Together influenza and pneumonia account for substantial morbidity in the United States and are consistently within the top ten leading causes of death. In 2019, there were 39 million cases of influenza leading to 26 million medical visits, 740,000 hospitalizations, and 62,000 deaths [1]. Pneumonia leads to more than 1.3 million emergency room visits and approximately 50,000 deaths annually [1, 2]. Overall, these two conditions cost the United States $34.7 billion in outpatient visits, hospitalizations, and mortality each year for adults older than 65 years old alone [3].

Age-adjusted mortality rate from influenza and pneumonia has decreased 36% between 1999 and 2010 [4]. This reduction is attributed in part to targeting high risk populations for flu vaccine use and increases in vaccination rates over time, particularly in adults aged 65 and over [3]. Although flu vaccinations are the most effective way of preventing influenza and subsequently pneumonia disease and mortality, vaccination rates vary greatly [5, 6]. In particular, vaccination rates are lower in communities of color [7,8,9]. Furthermore, people of color are between 1.3 and 23 times more likely than Whites to have the underlying conditions that are associated with severe influenza infections and thus experience disproportionately high rates of poor health outcomes and mortality [10].

The local level trends in influenza and pneumonia mortality are more difficult to discern through available national and state-level data and would be made more apparent through city level data. The Centers for Disease Control and Prevention maintained a voluntary reporting system of influenza/pneumonia mortality rates for 122 cities until 2016 when the system was retired and replaced with the National Center for Health Statistics (NCHS) surveillance system [11]. This data, although valuable in tracking the age distribution and mortality changes across cities over time, did not provide information on race to assess potential disparities. The NCHS system does provide race and ethnicity data but at the state and national levels [12].

It has been suggested that the use of more readily available county level data is not an appropriate proxy and that programs operating on the city level should be informed by city level data [13]. City-level surveillance systems are more effective at reporting timely influenza/pneumonia mortality data which can be used during outbreaks and provide practical applications for the development of public health measures [14]. Electronic medical claims data offers another source of city-level data on influenza; however, often are unable to provide race-specific rates [15]. Finally, working with the city as the unit of analysis and race-specific rates at the city level allows for a clear connection to policy that targets the most at risk populations and the structural determinants of health such as race and could help guide policies to address structural racism and health disparities [16].

The objective of this study is to address this gap in detailed city-level data that provides a measure of equity through race-specific rates by analyzing influenza/pneumonia mortality rates across the 30 biggest U.S. cities over two time periods: 2008–2012 and 2013–2017. We assess racial inequities in influenza/pneumonia mortality in these cities and compare city-level trends in mortality rates and inequities over time. These data can ultimately inform city-level opportunities to address influenza/pneumonia mortality and health inequities.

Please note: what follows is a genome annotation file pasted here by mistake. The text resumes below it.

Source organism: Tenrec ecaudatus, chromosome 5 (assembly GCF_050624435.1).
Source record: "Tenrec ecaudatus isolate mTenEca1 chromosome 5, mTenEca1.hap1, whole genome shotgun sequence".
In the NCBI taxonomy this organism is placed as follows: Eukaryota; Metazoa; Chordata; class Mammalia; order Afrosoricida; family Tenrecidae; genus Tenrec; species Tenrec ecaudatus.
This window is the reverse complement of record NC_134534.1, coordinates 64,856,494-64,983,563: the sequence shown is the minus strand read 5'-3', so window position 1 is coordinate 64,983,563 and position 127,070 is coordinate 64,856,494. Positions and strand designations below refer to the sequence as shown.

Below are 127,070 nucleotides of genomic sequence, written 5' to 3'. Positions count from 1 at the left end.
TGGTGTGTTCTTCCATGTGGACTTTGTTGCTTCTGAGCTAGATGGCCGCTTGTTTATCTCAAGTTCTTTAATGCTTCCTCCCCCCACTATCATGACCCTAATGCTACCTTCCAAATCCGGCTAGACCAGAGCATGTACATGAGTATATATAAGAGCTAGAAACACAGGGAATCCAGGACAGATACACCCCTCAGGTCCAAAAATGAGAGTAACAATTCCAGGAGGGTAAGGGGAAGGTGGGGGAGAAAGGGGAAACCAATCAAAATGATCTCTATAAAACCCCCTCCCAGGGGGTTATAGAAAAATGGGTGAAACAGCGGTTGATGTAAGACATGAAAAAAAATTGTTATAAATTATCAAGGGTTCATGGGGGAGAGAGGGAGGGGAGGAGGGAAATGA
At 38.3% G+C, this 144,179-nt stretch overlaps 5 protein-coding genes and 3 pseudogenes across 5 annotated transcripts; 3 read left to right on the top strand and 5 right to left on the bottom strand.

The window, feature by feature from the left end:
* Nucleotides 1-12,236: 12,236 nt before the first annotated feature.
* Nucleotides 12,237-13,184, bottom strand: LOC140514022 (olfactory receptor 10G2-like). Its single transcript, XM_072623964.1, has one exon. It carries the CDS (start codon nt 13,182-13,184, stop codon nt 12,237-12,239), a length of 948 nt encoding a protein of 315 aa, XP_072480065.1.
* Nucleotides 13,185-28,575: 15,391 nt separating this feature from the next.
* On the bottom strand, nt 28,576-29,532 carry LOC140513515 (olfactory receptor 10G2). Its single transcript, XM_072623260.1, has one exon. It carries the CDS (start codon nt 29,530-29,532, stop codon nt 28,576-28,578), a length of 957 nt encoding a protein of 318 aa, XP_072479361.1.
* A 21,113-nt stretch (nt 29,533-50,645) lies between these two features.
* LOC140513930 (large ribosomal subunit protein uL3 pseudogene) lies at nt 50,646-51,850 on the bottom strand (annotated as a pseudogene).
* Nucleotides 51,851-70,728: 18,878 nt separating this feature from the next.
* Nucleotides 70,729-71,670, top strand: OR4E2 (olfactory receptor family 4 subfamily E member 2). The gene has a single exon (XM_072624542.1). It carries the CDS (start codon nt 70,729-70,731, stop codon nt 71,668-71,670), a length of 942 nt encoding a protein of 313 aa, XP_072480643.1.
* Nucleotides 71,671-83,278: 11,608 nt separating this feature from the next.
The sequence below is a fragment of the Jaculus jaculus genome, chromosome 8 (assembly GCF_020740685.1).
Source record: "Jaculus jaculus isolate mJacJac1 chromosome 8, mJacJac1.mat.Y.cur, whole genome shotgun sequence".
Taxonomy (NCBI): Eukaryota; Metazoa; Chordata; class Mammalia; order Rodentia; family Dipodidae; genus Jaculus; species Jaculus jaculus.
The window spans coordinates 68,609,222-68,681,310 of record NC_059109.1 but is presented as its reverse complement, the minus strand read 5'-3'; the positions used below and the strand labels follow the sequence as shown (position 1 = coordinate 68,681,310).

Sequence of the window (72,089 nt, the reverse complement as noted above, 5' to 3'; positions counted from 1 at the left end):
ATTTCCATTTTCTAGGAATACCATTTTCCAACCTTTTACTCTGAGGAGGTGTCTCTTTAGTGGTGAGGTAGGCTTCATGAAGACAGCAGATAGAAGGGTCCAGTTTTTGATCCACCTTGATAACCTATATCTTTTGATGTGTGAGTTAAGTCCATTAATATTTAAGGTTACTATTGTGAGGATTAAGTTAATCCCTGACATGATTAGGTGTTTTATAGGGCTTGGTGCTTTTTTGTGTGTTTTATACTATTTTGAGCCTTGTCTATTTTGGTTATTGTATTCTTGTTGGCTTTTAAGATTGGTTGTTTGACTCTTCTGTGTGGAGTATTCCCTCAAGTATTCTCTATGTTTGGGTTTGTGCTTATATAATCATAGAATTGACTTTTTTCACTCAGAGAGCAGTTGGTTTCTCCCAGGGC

Study Population

The 30 most populous cities were identified using 2013 U.S. Census Bureau data. County data was reported for the three cases in which the city and county governments had formed a consolidated city including Louisville/Jefferson County, KY, Nashville/Davidson County, TN, and Indianapolis/Marion County, IN. Data for Las Vegas has been removed from the results due to concerns related to unreliable death certificate data; specifically, deaths among some individuals who resided in unincorporated areas may have been misclassified as Las Vegas deaths. Mortality data was obtained from the National Vital Statistics System (NVSS) of the National Center for Health Statistics (NCHS). Mortality from these diseases is combined in the International Statistical Classification of Diseases and reported on death records. We used race-specific influenza/pneumonia mortality data for the years 2008–2017 at the national and city level and ICD-10 codes: J08-J19.

Study Measures

Age-adjusted overall and race-specific mortality rates were calculated for the United States and the 29 most populous cities. Five-year age-adjusted rates per 100,000 population were calculated using the year 2000 standard U.S. population. Five-year estimates were used to ensure sufficient deaths per city. If a population had less than 20 deaths from influenza/pneumonia for the overall, White, or Black population, it was excluded from the relevant analysis as the rates would be deemed unreliable [17]. Population data used as denominator data to calculate mortality rates was taken from the American Community Survey (ACS) 5-year estimates at the midpoint of the two time periods with 2010 population used in the time period from 2008-2012, known hereafter as T1, and 2015 population used in the time period from 2013-2017, known hereafter as T2.